Fairy Gardens: Preparing Them for Winter plus Book Giveaway

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25 comments
Winter Fairyland Miniature Garden

A few key accessories can evoke the winter season. photo credit: Xuong Do, Happy Photos

They may look delicate with their dainty wings and ephemeral personalities, but don’t let fairies and their gardens fool you. With some weatherizing and a winter vacation indoors, you can tap into the fairy garden craze and enjoy your own miniature landscape no matter where you live.

Container preparation

Make your fairy’s home as sturdy as possible by protecting the container. Spray basket containers and those made of metal with several thin coats of spray paint. The paint helps baskets from cracking in the cold and the metal from rusting. To strengthen clay pots against the elements, spray with clay pot sealer.

Basket-spray can

A little protection from the elements will help your container last longer. credit: Ted Mayeda, Fairy Garden Expert

Plant choice

While it is certainly possible to use all annuals in your fairy garden each growing season and restart again the following spring, you lose the opportunity to experience the look and feel of an established fairy garden by doing so. Mini “trees” and “shrub” like English boxwood and dwarf Hinoki cypress need time to mature and develop character.
When choosing plants for your fairy garden, keep in mind that some plants do better overwintering indoors than others. Conifers are a nice addition to the fairy garden, but they don’t always thrive indoors. Some easier plant selections for overwintering include Cuphea ‘La Chiquita’, houseplants like pink polka dot plant (Hypoestes `Pink Splash’), mini succulents and herbs like the many varieties of thyme.

Planting Succulents in a miniature garden

These mini-succulents overwinter well. photo credit: Xuong Do, Happy Photos

Securing fairies and their accessories

The resin fairy figurines on the market are fairly weather resistant when it comes to cool, damp conditions, but it’s important to protect them from the wind, as they are breakable. In order to make sure that your fairy garden stays in place, use fast-acting glue to secure items such as tiny teacups to furniture and fairies to accessories like bicycles.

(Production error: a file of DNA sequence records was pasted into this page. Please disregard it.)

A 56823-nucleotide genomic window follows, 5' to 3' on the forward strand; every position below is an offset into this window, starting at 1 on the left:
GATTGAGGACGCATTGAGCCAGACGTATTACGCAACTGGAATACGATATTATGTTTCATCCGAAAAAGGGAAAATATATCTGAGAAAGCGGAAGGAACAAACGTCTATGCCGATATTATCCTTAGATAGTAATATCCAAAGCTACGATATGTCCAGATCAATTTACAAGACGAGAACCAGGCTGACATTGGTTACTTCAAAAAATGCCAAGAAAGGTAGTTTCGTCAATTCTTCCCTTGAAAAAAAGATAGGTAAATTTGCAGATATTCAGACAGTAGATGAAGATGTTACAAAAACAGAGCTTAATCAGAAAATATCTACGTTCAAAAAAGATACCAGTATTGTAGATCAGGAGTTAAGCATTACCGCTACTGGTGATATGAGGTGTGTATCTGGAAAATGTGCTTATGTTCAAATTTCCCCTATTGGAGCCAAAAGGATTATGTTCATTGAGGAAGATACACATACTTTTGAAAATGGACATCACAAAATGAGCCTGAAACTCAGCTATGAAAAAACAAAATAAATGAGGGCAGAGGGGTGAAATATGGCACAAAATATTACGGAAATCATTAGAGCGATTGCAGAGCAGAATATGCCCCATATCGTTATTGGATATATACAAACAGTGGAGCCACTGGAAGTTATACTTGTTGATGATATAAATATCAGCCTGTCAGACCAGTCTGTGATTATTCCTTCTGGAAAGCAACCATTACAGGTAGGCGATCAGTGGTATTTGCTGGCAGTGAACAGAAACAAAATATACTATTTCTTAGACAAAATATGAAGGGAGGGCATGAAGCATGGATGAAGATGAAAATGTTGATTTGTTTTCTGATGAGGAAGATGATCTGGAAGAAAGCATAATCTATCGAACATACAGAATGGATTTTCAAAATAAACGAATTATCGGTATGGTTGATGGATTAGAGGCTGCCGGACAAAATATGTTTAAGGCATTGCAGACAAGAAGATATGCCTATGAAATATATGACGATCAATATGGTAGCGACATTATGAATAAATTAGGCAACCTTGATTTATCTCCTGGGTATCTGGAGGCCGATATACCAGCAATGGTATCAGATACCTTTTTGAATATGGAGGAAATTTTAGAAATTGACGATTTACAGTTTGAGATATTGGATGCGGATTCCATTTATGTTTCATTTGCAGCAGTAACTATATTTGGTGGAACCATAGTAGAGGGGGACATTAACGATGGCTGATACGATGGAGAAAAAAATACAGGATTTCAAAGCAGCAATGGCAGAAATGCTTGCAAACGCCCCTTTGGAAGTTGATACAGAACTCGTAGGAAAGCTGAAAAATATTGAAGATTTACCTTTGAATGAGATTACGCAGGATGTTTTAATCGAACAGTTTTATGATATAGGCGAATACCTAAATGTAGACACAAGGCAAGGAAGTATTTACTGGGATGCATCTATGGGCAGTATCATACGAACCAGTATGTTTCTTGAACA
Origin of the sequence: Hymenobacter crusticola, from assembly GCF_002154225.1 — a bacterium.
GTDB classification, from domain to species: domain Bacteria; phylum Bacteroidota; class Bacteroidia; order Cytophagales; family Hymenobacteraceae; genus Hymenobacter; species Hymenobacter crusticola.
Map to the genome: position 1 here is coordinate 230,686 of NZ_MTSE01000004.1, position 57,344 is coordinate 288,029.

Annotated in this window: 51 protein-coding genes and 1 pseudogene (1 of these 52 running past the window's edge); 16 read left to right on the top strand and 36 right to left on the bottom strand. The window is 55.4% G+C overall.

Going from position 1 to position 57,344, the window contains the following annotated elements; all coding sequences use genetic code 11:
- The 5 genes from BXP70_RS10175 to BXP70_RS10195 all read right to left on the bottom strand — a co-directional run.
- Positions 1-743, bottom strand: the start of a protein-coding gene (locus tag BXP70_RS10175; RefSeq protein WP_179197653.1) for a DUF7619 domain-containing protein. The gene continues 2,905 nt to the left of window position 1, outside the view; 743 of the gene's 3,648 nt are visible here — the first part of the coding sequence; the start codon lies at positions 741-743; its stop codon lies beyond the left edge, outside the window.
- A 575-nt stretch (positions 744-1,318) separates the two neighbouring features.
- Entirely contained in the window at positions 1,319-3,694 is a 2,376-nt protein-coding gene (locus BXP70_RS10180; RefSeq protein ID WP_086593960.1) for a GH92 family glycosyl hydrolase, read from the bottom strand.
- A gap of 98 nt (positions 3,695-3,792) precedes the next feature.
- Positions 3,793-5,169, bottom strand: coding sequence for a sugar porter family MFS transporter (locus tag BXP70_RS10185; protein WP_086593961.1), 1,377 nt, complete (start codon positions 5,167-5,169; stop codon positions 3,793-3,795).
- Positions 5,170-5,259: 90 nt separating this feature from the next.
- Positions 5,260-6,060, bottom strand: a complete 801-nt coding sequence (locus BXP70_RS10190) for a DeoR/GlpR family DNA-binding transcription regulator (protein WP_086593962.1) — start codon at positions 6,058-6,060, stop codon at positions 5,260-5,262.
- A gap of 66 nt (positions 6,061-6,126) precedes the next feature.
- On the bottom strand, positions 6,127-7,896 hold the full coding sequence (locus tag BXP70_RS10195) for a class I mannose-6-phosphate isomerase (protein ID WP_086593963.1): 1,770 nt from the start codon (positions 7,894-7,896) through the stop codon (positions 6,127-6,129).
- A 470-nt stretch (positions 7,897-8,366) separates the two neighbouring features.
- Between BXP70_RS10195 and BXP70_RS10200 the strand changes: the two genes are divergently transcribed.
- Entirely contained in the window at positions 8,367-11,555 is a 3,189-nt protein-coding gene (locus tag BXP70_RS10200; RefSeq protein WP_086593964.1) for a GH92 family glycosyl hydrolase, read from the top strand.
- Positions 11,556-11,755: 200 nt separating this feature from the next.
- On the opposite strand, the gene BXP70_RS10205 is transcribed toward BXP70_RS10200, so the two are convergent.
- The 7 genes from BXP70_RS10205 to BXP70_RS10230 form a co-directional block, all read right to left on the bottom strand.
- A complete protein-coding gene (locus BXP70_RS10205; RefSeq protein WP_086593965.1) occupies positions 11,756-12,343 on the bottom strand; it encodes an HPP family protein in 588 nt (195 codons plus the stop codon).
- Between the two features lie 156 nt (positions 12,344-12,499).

miniature fairy Boy glued on Bike

You don’t want that fairy falling off his bike! photo credit: Xuong Do, Happy Photos

To keep the fairies in place within the garden, affix them to golf tees or nails with glue, and then insert the tee or nail into the soil.

Nails glued on tiny fairy accessories

The nails will be pushed into the soil to secure these accessories. credit: Xuong Do, Happy Photos

Overwintering indoors

To preserve your fairy garden until the weather thaws in spring, keep a few things in mind.

  • Mimic perpetual spring indoors by locating the fairy garden in a cool area of the home, such as a basement or an unheated sunroom.
  • Provide full-spectrum lighting, which can be found in tube and regular light bulbs. Place the plants within two to three inches of the lights for maximum effectiveness, but don’t let the plants touch the bulb.
fairy garden under lights

This garden is thriving indoors under lights. photo credit: Julie Bawden Davis

  • Proper watering is also critical to successful overwintering. Overly moist soil during the winter months will quickly lead to root rot. Water when the fairy garden plants are just about ready to go dry.

Hardening off

Come spring, place overwintered plants out into the natural sunlight as soon as possible. Harden the plants off slowly, putting them out for a short time starting at midday and then lengthening the time out each day, as weather permits. The plants can stay out once the danger of frost has passed and you’ve finished hardening them off.
As you can see, there’s really no magic involved in overwintering fairy gardens-although it’s best not to tell the fairies that.

Fairy-Boy with Bunny

Ready for Easter photo credit: Xuong Do, Happy Photos

Guest author Julie Bawden Davis is giving away one copy of her new book Fairy Gardening: Creating Your Own Magical Miniature Garden to a randomly selected commenter. If you would like to learn more about the miniature world of fairy gardening, leave a comment or question on this post to be entered into a drawing to win this book. One copy to be given away. Winner will be chosen randomly using Random.org. A valid email address is required for notification and recipient must have a valid U.S. or Canadian mailing address.The giveaway ends Monday, March 25 at midnight Eastern time and the winner will be notified the following day.Giveaway is over, sorry.

Want another chance to win? Visit Garden Therapy tomorrow, when the authors of Fairy Gardening will demonstrate how to make a Fairy Easter Basket. And be sure to visit Fairy Gardens for lots of miniature accessories and fairy gardening tips!

About the Author